State funding is being redirected towards family reunification on the basis of this logic of personal responsibility whereas it should be based on the logic of a universal right to care. The closure of the San Pasqual Academy when it is the only program providing essential services to older youth in foster care is proof that we must correct our logic.

Unlike empowering struggling families when faced with the prospect of separation, family reunification as a funding policy will effectively shift the symptoms of a systemic problem from one household to another or another. to make these structural barriers a little more invisible.

The “care economy” has gained media attention in recent times due to the Biden administration’s desire to build a “human infrastructure.” People think this is a new concept, but sociologists who study nursing work have been calling attention to this concept for years.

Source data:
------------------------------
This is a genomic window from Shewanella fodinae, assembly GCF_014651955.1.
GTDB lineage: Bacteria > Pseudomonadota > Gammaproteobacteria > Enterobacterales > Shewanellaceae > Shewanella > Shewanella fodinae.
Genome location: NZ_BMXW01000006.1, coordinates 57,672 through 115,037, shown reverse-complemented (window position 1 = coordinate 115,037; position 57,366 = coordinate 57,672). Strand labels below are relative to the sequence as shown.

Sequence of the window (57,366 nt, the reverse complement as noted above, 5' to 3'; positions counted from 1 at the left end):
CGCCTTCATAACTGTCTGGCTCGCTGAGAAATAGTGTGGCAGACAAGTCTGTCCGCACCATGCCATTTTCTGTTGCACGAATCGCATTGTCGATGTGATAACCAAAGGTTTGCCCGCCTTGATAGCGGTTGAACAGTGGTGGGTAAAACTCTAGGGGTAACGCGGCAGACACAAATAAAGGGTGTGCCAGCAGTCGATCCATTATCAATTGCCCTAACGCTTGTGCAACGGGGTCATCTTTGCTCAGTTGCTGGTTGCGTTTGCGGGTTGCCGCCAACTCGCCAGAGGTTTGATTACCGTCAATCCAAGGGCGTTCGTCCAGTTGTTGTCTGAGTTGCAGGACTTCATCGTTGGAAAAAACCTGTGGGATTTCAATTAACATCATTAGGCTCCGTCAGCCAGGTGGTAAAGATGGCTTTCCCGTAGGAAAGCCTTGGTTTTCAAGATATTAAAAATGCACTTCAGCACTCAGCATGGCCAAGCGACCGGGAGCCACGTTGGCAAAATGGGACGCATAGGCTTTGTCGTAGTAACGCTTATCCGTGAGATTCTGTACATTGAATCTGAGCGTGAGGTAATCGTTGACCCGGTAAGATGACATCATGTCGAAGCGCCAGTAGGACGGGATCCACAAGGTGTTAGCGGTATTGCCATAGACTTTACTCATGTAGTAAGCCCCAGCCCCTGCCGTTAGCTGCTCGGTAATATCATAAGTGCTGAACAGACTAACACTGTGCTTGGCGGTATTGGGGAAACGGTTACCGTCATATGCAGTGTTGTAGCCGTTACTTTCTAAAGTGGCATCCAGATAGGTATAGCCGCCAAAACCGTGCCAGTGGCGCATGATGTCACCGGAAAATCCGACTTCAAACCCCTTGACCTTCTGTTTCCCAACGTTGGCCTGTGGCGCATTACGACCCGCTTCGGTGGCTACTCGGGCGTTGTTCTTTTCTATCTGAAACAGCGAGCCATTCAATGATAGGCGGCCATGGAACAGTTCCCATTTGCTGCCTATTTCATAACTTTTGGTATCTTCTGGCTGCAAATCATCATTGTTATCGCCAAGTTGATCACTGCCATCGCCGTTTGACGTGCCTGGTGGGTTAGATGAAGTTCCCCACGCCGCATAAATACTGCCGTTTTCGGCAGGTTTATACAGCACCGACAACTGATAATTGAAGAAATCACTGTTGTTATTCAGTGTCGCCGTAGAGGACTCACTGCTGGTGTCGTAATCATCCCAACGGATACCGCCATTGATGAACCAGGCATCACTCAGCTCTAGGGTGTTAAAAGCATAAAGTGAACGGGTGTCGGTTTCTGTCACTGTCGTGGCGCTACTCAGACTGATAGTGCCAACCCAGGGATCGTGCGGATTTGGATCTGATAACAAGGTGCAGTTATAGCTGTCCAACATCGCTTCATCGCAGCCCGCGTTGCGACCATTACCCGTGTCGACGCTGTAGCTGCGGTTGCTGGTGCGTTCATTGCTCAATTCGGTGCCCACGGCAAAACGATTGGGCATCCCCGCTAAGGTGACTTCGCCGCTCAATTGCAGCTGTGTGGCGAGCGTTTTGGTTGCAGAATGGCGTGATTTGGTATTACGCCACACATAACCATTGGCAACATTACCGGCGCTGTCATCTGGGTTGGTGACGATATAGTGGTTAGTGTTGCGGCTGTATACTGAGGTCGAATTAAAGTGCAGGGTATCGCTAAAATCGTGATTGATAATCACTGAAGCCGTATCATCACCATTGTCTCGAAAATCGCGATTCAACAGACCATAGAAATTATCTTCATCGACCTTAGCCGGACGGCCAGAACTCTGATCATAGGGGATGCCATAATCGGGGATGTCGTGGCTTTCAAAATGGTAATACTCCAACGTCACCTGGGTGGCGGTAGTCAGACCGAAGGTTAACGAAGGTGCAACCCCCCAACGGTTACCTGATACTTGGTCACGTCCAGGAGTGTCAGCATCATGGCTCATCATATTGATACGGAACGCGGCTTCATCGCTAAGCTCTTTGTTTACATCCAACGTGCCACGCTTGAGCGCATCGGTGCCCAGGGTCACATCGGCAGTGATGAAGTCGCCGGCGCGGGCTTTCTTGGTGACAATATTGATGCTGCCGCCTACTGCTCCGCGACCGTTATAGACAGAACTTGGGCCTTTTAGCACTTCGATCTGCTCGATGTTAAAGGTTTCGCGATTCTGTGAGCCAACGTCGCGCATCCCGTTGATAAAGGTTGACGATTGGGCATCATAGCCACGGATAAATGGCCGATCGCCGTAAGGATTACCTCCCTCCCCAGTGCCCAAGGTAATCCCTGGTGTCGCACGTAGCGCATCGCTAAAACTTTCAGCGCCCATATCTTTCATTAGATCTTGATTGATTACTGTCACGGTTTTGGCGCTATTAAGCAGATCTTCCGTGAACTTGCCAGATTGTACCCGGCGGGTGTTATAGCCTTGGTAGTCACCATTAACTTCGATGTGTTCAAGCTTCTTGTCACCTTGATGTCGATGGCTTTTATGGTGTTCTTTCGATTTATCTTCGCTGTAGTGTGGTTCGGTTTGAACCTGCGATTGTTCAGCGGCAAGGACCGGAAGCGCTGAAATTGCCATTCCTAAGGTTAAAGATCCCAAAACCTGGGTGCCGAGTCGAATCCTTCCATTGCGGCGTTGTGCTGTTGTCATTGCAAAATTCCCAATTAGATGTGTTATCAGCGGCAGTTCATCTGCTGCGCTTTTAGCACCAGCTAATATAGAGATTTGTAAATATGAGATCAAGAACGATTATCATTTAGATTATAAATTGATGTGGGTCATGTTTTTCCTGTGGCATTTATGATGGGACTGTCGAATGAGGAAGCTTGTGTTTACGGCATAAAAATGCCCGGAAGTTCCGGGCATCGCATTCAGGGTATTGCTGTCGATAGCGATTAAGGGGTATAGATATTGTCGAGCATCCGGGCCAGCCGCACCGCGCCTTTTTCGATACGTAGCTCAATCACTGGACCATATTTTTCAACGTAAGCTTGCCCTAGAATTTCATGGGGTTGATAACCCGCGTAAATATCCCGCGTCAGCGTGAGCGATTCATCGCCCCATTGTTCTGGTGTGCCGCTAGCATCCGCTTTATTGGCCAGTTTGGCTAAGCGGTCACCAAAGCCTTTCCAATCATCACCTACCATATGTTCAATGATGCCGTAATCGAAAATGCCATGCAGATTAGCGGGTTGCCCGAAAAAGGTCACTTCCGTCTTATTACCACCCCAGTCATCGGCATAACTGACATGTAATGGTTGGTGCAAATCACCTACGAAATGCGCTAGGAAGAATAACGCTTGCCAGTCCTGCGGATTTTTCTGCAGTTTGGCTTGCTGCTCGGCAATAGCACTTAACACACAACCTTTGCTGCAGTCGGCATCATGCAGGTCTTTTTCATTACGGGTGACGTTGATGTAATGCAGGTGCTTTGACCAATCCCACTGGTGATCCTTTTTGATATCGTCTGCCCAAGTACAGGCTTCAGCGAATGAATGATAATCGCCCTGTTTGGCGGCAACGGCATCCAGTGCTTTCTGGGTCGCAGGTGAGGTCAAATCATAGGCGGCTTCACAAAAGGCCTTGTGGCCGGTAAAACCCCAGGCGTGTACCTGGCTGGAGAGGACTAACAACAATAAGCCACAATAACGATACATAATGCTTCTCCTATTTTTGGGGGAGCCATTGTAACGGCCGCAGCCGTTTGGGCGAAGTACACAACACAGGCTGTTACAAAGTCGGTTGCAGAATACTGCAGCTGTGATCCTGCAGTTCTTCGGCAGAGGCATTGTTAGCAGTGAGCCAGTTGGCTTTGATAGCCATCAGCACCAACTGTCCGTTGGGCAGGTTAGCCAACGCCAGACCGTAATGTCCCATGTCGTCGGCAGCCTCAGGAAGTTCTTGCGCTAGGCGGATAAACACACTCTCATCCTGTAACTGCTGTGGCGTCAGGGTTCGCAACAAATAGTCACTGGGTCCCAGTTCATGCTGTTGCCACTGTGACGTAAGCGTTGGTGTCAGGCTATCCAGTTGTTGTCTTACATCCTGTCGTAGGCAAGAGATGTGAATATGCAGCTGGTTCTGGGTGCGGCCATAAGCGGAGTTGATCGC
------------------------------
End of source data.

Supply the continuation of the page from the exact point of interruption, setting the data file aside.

“Care work provides the basis of our human infrastructure, and we need it to navigate life as safely as we need our roads and bridges,” according to a research report published in 2009. But the need is increased unpaid care work of women during the pandemic has led to a marked decrease in the return of women to the workforce since the introduction of the vaccine.

Workers in the paid and unpaid care economy do not need government assistance, they must own the value of their workforce, whether paid or unpaid. This requires not only changing the types of production that our political economy financially rewards, but also changing the very nature of what we see as production.

Instead of offering social services to fill the gap in our family care deficit, we should re-evaluate a system that forces us to view care both as a cost and as a marketable commodity. The kids who now live at San Pasqual Academy, and the kids who will need a place like this after it closes, need us to do this reassessment now.

Erin M. Evans is an assistant professor of sociology at San Diego Mesa College and a volunteer tribunal appointed special advocate at Voices for children.